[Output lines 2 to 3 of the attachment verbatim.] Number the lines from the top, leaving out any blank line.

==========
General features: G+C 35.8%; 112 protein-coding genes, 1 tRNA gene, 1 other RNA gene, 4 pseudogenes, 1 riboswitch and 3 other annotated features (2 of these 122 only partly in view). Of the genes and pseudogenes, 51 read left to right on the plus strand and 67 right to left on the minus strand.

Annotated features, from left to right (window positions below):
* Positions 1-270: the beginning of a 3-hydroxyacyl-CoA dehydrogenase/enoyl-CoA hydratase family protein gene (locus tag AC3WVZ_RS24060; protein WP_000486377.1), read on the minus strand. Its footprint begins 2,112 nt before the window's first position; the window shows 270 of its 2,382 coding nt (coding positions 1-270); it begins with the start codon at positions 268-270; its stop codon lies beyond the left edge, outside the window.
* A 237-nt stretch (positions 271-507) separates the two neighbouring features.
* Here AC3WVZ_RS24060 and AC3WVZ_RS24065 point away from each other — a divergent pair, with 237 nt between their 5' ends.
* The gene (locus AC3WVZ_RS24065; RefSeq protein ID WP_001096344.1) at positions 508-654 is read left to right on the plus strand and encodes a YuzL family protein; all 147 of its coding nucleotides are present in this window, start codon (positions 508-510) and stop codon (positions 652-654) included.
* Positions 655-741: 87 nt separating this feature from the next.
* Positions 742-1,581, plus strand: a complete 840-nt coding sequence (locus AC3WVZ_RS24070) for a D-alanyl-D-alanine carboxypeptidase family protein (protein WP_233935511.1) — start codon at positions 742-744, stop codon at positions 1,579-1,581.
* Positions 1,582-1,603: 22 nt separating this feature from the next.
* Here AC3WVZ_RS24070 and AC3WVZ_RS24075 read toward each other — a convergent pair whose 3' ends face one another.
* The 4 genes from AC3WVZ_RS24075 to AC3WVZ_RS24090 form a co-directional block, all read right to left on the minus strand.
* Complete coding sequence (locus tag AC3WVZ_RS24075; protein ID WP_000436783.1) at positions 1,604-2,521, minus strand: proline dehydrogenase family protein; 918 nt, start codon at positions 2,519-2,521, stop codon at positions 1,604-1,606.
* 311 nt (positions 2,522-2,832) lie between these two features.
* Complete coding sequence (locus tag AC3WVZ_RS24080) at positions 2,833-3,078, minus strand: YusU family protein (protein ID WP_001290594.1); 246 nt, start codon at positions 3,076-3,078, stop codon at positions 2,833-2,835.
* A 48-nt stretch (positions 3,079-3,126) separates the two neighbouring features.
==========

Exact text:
Annotated features, from left to right (window positions below):
* Positions 1-270: the beginning of a 3-hydroxyacyl-CoA dehydrogenase/enoyl-CoA hydratase family protein gene (locus tag AC3WVZ_RS24060; protein WP_000486377.1), read on the minus strand. Its footprint begins 2,112 nt before the window's first position; the window shows 270 of its 2,382 coding nt (coding positions 1-270); it begins with the start codon at positions 268-270; its stop codon lies beyond the left edge, outside the window.